Foreign Minister Murray McCully delivered this speech in the UN Security Council Open Debate on the Maintenance of International Peace and Security:
Thank you Mr President.
New Zealand congratulates China for this initiative.
We agree that the 70th Anniversary is the right time for the Council to undertake a measure of serious self-examination, and to assess where we are performing well, and where we are not.
We agree that the Council needs to do much better.
That is clearly the view of UN Members.
With others around this table, New Zealand has just experienced the invigorating process of seeking support from Members to win election to the Council.
We have not been left in doubt as to the desire of member states to see the Council lift its game.
The Council is charged with responding to threats to international peace and security.
Yet in relation to too many of those current threats, the Council has dealt itself out of its proper role.
Where it is involved, it has often been too late.
The Council has a completely inadequate focus on conflict prevention, and a huge focus on peacekeeping.
Peacekeepers are hampered and sometimes endangered by poor mandates and inadequate resourcing.
Too many of the cases on the peacekeeping agenda have become part of a revolving list of routine items rather than serious problems that we really expect to solve.
These challenges to the Council’s ability to live up to its mandate in relation to international peace and security are longstanding and complex – some would say intractable.
But we believe it is within the Council’s reach to make real progress.
As we move towards the 70th Anniversary of the establishment of the Council, we should listen to the UN membership, including the smaller members who are often not heard.
We should hear their disappointment and their frustration.
We should resolve to use this Anniversary Year of the Council to take action.
We believe there are three simple areas in which the Council could take action this year.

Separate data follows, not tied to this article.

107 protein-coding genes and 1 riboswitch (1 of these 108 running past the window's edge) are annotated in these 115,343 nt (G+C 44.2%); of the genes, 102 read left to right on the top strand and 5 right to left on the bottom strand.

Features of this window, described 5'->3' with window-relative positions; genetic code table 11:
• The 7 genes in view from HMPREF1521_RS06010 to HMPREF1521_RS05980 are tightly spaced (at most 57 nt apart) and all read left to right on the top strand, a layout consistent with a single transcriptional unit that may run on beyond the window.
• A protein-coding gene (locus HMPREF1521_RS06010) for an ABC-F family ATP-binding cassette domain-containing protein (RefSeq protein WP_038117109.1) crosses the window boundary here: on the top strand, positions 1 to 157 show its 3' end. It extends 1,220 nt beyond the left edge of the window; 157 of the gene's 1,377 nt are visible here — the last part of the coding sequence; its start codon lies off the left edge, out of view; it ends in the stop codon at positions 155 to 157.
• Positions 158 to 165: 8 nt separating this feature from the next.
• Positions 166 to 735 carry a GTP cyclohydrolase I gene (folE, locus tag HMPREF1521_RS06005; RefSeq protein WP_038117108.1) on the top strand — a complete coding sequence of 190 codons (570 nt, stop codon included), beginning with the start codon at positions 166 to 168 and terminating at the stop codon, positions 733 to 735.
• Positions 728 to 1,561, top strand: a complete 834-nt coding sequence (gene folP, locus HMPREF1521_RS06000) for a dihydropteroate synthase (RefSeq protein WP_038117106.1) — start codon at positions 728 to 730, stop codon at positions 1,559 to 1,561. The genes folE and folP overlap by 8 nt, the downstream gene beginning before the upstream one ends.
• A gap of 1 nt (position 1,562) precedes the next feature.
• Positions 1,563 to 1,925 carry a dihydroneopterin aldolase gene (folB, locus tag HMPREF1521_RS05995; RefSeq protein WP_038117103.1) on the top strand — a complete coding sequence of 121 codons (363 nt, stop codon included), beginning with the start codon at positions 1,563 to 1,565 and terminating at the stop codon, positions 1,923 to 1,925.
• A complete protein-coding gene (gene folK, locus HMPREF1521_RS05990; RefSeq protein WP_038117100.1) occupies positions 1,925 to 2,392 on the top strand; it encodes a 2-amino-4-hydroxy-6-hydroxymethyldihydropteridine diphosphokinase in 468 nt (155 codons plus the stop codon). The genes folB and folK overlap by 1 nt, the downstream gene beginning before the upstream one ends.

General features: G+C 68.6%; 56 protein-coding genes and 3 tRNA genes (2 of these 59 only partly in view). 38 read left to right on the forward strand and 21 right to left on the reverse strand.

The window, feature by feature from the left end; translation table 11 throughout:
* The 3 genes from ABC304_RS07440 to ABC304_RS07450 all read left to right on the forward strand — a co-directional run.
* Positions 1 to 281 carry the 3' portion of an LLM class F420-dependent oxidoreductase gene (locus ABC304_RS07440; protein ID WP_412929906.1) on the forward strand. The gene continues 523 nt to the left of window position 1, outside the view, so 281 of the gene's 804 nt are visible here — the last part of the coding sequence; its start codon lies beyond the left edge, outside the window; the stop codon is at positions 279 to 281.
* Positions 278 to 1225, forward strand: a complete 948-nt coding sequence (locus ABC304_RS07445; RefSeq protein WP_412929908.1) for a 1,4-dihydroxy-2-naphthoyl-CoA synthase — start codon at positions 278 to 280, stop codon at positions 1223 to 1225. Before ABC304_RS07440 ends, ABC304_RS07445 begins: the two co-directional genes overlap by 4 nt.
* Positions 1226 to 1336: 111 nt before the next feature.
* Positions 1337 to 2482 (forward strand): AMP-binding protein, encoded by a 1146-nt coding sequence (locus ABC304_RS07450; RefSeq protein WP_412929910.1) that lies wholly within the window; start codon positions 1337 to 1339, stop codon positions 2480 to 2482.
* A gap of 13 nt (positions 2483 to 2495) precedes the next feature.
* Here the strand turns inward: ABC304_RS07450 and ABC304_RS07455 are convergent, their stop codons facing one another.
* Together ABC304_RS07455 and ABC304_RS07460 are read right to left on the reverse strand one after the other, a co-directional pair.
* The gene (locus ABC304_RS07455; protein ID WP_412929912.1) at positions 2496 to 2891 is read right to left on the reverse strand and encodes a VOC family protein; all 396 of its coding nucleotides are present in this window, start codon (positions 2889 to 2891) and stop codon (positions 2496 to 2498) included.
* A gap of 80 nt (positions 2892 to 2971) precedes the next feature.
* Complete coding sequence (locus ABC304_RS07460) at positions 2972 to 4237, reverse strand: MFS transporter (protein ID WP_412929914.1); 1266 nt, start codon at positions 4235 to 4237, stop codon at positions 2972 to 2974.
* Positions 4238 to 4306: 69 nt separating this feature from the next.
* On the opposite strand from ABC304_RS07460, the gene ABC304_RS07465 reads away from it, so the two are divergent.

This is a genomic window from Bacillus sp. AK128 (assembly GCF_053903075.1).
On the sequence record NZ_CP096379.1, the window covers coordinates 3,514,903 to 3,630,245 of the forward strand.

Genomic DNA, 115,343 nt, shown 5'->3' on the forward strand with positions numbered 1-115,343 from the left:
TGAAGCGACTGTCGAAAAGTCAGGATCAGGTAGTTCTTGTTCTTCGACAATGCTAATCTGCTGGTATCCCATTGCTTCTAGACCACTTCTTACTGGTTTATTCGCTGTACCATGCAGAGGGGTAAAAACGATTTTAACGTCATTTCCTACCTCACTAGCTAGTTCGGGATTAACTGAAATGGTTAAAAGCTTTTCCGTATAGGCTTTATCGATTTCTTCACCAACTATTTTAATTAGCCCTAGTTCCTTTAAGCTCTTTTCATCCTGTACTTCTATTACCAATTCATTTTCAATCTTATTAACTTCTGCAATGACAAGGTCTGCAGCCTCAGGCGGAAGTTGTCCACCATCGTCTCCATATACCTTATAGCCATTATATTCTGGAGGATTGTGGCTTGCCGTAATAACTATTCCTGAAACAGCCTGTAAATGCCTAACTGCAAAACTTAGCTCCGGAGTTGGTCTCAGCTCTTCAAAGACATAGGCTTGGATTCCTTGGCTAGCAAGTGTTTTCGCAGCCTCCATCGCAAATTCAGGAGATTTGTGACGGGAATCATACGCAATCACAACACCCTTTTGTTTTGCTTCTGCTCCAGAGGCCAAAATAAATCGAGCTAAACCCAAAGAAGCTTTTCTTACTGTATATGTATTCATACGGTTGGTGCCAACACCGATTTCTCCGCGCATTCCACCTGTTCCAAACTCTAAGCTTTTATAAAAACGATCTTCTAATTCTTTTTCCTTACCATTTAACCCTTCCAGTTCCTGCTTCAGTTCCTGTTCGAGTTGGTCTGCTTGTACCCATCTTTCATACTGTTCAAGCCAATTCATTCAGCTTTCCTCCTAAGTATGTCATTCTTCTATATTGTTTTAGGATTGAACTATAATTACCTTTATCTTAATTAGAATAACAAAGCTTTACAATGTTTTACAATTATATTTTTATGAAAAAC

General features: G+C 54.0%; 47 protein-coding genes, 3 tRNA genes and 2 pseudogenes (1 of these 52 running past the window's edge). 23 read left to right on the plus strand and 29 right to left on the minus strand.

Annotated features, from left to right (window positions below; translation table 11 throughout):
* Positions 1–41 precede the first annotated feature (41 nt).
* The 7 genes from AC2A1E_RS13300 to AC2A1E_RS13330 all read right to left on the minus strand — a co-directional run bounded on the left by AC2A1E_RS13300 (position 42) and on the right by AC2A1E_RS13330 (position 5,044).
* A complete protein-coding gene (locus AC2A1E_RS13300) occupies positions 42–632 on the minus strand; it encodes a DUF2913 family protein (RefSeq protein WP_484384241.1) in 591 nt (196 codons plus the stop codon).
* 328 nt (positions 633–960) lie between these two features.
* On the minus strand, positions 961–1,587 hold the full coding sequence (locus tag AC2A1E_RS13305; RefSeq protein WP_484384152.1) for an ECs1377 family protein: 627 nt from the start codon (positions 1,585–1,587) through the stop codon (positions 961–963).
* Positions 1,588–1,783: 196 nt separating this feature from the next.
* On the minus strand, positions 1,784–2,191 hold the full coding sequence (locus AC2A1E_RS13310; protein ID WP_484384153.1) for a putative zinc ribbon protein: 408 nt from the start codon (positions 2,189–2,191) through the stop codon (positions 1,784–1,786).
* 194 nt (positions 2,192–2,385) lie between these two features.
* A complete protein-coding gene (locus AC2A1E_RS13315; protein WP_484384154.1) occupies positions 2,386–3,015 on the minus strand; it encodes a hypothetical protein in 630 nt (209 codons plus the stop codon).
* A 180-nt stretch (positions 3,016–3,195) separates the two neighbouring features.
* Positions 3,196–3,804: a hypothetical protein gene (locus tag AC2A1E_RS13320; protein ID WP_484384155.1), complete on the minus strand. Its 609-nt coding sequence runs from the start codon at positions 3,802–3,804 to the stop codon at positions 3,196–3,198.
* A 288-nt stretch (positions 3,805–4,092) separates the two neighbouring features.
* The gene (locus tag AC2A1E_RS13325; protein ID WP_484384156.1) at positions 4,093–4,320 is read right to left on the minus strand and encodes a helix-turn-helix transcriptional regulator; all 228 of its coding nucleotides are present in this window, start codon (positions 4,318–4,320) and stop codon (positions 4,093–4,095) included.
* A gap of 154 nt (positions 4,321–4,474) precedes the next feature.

My first point is that the use of the veto or the threat of the veto is the single largest cause of the UN Security Council being rendered impotent in the face of too many serious international conflicts.
Whether we are talking about Syria or the Middle-East Peace Process, the veto’s impact today far exceeds what which was envisaged in the UN Charter – to the huge detriment of the Council‘s effectiveness and credibility.
We congratulate France on its initiative on the voluntary retirement of the veto in cases of mass atrocities.
We urge the Permanent Members to use this Anniversary Year to find a way to make progress.
While it is difficult, the future credibility of this organisation depends on it.
My second and related point: the Council’s lack of preventive action under Chapter 6, which is again partly the result of the pervasive impact of the veto.
Conflict is costly in human lives, in reconstruction costs, and in lost opportunities for development.
There is something wrong when we are spending over $8 billion per year on peacekeeping but virtually nothing on the responsibility to prevent situations escalating into intractable conflict.
My third point is that we must recognise and address a major weakness in respect of peacekeeping.
We cannot send peacekeepers into dangerous environments without adequate mandates and resources.
The review of peace operations being led by former President Ramos Horta will set scene for the Council to address that issue this year.
Mr President, the 15 of us at this table can do more.
We can solve these issues.
We must solve them.
The perception of a “failure to act” impacts negatively on the reputations of both the Council and the UN itself.
It is time for us to confront the root causes that have seen this Council avoid the challenging task of conflict prevention simply because the politics and the diplomacy have been too difficult.
New Zealand is ready to work with fellow Council Members to make real progress in addressing these issues.
Only then will we the Council have earned the right to celebrate the 70th Anniversary of this body being conferred the primary responsibility for the maintenance of international peace and security.
This is a frank and reasoned assessment on the Security Council’s shortcomings and gives three very simple solutions: addressing the problem of the veto; much more preventative work and adequate mandate and resources for peacekeepers.